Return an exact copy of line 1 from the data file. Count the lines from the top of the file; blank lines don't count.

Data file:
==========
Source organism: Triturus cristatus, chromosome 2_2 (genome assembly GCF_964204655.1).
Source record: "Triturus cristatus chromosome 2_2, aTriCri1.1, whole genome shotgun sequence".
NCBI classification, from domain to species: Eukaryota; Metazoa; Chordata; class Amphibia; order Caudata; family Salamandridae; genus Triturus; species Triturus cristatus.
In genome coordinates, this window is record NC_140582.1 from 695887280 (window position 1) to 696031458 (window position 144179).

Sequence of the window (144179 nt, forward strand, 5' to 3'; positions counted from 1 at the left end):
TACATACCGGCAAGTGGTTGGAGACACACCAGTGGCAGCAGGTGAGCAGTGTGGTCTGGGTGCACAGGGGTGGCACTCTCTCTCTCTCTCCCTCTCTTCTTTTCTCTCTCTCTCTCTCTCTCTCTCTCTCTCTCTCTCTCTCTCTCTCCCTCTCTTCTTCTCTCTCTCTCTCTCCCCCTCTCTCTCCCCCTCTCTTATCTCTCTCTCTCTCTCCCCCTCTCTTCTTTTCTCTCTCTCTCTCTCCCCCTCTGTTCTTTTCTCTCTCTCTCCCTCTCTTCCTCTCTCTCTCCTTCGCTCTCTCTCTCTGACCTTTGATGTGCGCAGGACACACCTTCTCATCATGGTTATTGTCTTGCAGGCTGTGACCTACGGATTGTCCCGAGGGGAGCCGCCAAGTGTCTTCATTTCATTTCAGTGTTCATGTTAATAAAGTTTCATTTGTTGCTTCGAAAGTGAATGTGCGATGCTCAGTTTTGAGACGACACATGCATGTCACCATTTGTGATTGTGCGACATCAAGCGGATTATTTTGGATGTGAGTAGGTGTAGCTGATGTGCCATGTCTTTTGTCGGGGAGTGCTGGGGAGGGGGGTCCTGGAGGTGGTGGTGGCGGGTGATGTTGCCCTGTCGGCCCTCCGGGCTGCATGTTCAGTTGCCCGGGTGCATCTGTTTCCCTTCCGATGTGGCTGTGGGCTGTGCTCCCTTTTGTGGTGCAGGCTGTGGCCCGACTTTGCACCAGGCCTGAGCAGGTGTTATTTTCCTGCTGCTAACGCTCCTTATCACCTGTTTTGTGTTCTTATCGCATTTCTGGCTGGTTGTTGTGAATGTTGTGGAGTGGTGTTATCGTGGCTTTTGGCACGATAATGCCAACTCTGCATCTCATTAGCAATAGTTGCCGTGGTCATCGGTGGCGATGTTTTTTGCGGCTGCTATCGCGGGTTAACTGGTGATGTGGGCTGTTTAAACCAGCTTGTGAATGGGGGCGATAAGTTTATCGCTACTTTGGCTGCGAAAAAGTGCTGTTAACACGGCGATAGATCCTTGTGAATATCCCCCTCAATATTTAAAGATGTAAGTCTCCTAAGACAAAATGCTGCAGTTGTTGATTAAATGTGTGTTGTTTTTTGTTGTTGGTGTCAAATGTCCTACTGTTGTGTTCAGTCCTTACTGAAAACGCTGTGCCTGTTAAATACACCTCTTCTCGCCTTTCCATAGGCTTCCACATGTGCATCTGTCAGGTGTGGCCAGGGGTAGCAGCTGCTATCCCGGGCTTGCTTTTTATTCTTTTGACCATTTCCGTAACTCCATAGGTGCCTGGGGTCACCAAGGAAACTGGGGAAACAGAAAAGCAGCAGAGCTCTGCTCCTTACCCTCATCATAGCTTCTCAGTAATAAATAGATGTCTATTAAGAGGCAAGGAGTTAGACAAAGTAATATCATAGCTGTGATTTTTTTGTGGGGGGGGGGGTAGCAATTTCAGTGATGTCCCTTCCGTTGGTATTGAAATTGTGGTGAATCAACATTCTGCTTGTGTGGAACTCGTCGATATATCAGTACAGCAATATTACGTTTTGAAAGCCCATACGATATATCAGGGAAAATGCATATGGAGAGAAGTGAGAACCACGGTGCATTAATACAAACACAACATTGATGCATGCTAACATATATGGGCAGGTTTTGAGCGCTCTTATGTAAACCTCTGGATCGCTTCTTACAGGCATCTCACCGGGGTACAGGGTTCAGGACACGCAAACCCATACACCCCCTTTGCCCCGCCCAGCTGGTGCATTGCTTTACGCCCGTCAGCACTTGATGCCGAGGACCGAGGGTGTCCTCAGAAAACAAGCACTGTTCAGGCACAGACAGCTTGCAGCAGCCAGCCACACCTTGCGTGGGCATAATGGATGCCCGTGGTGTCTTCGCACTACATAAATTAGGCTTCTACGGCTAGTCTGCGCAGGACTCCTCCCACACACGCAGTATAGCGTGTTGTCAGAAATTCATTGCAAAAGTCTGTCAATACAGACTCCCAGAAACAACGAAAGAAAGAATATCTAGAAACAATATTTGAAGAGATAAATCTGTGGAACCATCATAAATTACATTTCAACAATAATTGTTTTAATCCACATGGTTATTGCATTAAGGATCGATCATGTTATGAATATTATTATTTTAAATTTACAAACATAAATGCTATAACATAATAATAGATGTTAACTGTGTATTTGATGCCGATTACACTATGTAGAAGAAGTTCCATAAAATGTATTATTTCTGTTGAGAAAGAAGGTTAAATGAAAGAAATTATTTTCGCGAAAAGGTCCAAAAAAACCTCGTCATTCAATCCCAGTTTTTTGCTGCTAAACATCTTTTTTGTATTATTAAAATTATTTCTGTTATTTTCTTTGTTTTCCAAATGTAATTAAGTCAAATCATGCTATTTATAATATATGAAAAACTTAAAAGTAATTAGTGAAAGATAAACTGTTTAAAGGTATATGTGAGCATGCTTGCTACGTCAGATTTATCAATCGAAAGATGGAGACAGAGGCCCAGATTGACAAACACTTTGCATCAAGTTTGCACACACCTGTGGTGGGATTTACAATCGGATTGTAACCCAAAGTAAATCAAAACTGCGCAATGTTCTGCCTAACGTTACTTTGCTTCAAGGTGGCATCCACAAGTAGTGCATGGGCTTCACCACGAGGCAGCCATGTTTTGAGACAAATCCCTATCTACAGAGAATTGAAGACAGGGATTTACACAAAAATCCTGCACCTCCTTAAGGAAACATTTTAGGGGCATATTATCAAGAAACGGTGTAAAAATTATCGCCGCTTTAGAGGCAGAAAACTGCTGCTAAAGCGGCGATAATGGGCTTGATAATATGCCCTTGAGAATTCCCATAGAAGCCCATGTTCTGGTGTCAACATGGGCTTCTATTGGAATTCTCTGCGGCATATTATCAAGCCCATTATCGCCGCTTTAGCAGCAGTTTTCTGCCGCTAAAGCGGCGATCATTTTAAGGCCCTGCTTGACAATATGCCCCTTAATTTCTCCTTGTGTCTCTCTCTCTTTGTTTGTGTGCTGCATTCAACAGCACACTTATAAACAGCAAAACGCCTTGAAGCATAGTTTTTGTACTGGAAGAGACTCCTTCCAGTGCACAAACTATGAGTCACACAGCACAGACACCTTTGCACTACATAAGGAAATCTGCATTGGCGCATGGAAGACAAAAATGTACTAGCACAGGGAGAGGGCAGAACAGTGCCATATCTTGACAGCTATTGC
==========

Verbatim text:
Source organism: Triturus cristatus, chromosome 2_2 (genome assembly GCF_964204655.1).